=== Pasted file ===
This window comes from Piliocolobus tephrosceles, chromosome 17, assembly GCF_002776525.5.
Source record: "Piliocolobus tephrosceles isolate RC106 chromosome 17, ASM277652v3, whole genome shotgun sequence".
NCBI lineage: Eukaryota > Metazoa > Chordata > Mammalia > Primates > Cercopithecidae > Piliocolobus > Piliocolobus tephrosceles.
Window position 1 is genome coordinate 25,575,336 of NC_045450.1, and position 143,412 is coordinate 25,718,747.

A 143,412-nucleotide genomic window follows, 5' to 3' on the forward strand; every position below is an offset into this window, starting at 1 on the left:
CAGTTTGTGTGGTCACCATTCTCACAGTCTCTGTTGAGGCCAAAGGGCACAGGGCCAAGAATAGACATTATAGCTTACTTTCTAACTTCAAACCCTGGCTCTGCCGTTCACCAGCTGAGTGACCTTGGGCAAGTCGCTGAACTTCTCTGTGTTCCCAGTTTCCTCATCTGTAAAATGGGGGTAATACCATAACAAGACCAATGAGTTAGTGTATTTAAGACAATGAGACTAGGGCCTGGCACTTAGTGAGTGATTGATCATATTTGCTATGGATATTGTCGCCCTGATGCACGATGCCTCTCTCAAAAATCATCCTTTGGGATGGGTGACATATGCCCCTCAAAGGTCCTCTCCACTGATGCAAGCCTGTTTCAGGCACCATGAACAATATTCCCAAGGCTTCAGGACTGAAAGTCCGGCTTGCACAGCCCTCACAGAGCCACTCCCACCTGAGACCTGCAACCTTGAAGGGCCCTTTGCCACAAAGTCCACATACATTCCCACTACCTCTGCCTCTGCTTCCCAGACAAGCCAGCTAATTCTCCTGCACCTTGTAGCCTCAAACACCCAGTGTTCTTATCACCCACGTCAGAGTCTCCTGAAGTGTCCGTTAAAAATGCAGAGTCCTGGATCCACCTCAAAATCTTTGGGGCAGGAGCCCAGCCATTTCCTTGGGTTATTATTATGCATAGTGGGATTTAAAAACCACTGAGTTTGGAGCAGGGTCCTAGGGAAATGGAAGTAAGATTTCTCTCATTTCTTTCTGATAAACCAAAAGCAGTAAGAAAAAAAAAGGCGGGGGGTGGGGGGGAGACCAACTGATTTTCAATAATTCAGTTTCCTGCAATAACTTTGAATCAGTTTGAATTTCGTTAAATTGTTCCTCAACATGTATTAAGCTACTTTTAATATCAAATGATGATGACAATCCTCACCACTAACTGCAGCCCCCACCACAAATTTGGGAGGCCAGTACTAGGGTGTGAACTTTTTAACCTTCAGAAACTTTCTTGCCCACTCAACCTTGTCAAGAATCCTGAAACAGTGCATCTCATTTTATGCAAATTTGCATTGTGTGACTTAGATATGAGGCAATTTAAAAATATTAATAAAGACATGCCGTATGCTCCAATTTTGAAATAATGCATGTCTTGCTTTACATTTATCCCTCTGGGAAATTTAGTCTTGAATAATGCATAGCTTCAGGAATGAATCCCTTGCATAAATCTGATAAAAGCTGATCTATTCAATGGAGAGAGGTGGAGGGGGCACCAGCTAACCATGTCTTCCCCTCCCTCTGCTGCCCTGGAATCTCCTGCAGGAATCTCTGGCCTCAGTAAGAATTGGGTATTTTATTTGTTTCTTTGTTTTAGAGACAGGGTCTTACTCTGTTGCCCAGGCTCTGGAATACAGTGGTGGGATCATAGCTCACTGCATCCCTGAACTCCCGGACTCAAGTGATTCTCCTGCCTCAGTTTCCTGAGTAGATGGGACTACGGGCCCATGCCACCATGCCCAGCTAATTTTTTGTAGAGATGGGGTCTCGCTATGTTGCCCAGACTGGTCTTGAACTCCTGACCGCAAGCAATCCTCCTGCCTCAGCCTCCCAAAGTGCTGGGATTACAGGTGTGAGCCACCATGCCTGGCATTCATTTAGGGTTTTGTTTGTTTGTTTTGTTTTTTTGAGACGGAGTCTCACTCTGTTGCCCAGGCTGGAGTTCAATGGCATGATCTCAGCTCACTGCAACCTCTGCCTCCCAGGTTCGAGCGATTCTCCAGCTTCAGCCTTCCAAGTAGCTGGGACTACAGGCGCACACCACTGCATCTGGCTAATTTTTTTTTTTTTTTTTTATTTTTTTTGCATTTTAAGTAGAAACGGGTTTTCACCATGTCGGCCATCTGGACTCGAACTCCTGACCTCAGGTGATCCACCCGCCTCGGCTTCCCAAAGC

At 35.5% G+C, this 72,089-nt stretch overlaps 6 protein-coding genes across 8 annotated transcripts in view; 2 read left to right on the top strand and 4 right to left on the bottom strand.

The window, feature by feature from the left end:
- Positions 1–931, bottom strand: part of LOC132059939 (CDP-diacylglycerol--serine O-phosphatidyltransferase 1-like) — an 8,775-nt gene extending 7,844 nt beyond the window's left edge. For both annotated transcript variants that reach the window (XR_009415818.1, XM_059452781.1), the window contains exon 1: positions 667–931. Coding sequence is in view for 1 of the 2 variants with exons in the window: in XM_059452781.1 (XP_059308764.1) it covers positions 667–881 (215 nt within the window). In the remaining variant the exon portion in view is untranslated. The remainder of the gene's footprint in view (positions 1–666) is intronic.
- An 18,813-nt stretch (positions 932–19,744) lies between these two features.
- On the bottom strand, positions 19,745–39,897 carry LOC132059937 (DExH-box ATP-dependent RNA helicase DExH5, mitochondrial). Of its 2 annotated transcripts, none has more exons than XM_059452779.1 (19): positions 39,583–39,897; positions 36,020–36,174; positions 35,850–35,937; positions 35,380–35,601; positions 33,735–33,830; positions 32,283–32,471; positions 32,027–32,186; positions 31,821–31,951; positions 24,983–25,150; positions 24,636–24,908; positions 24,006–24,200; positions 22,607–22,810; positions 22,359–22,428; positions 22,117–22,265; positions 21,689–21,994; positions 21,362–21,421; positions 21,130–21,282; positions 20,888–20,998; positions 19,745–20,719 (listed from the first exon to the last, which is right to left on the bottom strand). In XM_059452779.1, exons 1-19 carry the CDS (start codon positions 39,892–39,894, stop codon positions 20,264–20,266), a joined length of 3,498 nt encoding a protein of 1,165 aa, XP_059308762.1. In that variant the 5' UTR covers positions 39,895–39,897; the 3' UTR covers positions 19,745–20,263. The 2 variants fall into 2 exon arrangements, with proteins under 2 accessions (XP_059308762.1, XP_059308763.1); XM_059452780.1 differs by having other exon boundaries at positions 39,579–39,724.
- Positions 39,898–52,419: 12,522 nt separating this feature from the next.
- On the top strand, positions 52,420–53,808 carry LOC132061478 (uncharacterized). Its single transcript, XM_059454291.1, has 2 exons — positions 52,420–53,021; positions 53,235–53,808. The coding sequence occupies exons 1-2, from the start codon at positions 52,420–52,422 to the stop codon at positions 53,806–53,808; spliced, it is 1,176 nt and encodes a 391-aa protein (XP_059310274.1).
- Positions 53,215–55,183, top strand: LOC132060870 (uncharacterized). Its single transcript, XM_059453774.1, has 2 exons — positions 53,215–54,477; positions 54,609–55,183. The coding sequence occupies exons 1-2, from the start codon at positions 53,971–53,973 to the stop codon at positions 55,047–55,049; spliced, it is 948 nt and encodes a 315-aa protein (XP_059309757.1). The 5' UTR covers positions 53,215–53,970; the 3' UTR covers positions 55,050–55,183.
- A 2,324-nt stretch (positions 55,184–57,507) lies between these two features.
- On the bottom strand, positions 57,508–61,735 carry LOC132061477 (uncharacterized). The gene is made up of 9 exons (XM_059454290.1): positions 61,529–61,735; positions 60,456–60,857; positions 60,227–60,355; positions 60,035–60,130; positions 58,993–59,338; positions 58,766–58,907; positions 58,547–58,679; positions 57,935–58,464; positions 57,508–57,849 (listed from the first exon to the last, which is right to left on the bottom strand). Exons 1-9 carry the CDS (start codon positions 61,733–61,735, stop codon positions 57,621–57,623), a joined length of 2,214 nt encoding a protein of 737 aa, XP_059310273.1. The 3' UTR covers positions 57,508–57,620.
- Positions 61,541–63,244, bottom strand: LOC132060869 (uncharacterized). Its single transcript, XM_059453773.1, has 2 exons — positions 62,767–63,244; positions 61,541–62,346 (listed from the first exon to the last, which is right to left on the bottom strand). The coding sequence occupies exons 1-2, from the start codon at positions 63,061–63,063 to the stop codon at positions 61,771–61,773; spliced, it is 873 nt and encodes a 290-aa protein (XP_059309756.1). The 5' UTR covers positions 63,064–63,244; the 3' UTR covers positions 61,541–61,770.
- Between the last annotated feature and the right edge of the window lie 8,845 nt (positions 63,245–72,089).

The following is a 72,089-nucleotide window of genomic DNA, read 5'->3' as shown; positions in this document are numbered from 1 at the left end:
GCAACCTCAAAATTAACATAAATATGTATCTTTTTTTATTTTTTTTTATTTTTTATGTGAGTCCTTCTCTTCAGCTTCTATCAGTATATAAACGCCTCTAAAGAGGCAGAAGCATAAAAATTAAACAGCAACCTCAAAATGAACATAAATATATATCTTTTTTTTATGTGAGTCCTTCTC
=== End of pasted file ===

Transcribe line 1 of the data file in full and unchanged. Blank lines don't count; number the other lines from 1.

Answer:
This window comes from Piliocolobus tephrosceles, chromosome 17, assembly GCF_002776525.5.